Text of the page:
The Rational Design of Environmentally-Responsive Elements in Synthetic Helical Fibers Open Access

Dublin, Steven Nathan (2007)

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Protein fibrils are among the principal synthetic targets for biomimetic materials design, primarily due to their frequent occurrence as major structural and functional components of native biological systems. The intricate morphological features and impressive array of functionalities exhibited by these native protein fibrils in biological systems has positioned these structures as vital models in the design of synthetic fibril systems which may be ultimately be utilized as functional components of nanoscale devices.

In this volume, a series of synthetic peptides are described which reversibly self assemble into well-defined fibrous materials in a manner similar to native protein fibrils.Furthermore, we have designed environmentally-responsive mechanisms into the peptide primary sequences, which couple the folding of the supramolecular structure to the ability to sense incremental changes in the local environmental conditions.We show that the assembly of the synthetic peptides into long aspect-ratio fibers occurs as a consequence of environmental conditions such as changes in pH, temperature, metal ion and small molecules concentration.

Table of Contents





Chapter I:Introduction

1.1 Motivation for developing biomimetic nanoscale materials

1.2 Self-assembly in native protein fibers

1.2.1 Minimalist structural motifs

1.2.2 β-strand inspired peptide assemblies

1.2.3 The α-helical structural subunit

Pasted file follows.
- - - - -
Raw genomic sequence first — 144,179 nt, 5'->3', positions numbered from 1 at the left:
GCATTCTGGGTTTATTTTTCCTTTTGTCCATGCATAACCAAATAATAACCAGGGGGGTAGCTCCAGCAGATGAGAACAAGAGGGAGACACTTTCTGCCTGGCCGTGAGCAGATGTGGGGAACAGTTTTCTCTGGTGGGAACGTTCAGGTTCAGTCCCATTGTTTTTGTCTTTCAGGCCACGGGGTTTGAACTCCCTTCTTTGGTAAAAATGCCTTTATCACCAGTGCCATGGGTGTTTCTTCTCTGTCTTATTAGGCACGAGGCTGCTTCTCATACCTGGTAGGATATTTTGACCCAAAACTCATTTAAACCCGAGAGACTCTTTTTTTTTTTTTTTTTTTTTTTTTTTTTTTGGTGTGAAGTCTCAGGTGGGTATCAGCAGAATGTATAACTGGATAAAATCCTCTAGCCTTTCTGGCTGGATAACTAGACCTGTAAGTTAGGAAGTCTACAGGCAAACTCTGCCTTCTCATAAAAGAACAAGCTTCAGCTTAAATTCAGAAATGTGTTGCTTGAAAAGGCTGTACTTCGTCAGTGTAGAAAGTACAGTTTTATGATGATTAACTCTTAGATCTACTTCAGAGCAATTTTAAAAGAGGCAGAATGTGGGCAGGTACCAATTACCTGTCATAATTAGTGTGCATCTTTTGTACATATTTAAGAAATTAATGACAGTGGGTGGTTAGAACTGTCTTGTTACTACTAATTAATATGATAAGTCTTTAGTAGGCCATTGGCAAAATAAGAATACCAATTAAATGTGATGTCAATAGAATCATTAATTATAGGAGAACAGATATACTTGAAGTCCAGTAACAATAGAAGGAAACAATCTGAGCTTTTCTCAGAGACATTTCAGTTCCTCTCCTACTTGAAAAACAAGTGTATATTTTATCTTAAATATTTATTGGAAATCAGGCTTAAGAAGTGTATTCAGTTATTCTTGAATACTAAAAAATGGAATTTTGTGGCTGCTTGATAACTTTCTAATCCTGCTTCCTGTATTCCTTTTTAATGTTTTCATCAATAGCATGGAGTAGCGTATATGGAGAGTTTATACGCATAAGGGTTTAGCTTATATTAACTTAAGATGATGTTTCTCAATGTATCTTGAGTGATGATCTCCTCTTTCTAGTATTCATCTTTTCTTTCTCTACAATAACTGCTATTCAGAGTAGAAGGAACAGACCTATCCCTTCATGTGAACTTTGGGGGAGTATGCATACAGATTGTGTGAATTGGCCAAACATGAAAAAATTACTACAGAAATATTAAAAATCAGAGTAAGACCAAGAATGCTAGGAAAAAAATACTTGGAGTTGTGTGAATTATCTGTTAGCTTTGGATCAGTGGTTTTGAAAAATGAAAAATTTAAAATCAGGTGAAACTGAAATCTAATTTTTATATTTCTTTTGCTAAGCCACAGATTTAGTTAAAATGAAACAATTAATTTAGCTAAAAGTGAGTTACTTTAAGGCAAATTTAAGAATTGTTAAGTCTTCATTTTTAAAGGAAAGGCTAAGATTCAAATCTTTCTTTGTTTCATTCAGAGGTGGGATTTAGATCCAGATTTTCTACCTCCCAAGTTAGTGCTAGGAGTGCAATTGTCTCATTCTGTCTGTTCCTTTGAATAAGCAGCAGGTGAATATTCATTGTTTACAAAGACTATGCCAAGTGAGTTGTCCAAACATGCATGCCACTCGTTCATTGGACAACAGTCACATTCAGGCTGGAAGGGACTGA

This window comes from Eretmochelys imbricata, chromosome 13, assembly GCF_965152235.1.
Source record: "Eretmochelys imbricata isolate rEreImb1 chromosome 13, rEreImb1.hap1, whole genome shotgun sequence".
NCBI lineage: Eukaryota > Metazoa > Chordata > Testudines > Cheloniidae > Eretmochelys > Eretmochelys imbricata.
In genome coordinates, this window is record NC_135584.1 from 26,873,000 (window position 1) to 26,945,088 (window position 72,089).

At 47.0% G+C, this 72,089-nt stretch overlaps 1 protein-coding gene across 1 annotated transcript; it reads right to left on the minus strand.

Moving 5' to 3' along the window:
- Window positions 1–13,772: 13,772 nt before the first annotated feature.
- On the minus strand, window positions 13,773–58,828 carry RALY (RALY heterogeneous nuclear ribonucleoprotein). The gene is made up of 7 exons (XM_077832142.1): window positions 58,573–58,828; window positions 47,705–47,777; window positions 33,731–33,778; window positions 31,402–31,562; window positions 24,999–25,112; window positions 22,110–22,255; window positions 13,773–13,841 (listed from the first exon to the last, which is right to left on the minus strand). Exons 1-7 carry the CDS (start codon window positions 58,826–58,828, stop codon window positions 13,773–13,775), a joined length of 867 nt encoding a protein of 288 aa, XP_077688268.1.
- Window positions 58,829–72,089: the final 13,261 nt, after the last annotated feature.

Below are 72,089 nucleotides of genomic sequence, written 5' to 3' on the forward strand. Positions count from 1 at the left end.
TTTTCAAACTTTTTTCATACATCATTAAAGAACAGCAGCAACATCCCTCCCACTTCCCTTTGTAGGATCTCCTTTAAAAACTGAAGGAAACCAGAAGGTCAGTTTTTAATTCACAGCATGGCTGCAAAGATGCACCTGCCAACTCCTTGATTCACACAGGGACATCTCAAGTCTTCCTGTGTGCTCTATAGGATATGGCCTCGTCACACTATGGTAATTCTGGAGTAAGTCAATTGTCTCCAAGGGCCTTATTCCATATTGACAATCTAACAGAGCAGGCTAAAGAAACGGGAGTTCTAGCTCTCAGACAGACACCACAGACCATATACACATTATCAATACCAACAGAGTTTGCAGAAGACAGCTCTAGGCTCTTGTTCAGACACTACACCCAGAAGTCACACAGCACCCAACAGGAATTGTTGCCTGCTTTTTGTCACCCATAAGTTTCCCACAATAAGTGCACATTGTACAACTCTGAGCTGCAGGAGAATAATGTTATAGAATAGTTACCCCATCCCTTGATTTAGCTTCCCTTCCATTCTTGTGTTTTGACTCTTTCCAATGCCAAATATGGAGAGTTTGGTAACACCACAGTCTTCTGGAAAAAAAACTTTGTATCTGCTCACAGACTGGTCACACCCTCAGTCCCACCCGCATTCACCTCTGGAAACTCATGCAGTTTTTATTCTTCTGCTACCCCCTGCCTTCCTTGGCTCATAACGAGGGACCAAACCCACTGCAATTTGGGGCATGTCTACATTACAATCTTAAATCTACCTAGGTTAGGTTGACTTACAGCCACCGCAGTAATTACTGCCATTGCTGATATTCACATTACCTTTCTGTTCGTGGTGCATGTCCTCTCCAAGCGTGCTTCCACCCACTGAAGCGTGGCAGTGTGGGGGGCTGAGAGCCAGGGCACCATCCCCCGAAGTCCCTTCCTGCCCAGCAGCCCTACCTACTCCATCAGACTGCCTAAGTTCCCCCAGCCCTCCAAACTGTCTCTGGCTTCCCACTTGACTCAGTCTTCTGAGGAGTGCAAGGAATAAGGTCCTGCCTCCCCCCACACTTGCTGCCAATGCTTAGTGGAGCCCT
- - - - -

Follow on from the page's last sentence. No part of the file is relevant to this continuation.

1.3 Coiled-coil assemblies

1.3.1 a- and d-positions influence coiled-coil oligomerization state

1.3.2 e- and g-position residues

1.3.3 Solvent-accessible residues

1.3.4 Non-covalent interactions in native coiled-coil assembly

1.4 Established strategies for generating fibrous materials from

a-helical peptides

1.4.1 A hybrid strategy of magic number formulism and heptad elements

1.4.2 The rational design of a two-stranded, α-helical fiber

1.4.3 The generation of a triple-stranded, α-helical fiber

1.5 Summary

1.6 References

Chapter II: A pH responsive switch for helical fiber formation

2.1 Introduction

2.2 Results

2.2.1 Design of TZ1H peptide sequence

2.2.2 Circular dichroism (CD) spectrometry

2.2.3 Conformational changes in peptide TZ1H

2.2.4 Transmission Electron microscopy (TEM)

2.2.5 Cryo-electron microscopy tomography (CET)

2.2.6 High resolution scanning electron microscopy (HRSEM)

2.2.7 Modifications to TEM protocols

2.3 Summary

2.3.1 A depressed pKa value for the buried histidine side chain

2.3.2 Polar residues and thermostability of the TZ1H system

2.3.3 pH titration of e- and g-positions

2.4 Materials and methods

2.4.1 Peptide synthesis and purification

2.4.2 Circular dichroism

2.4.3 Electron microscopy

2.5 References

Chapter III: Extending the TZ1H peptide - A silver (I) ion-induced conformational switch

3.1 Introduction

3.1.1 Metal ion-binding sites are classified by pre-organization of ligands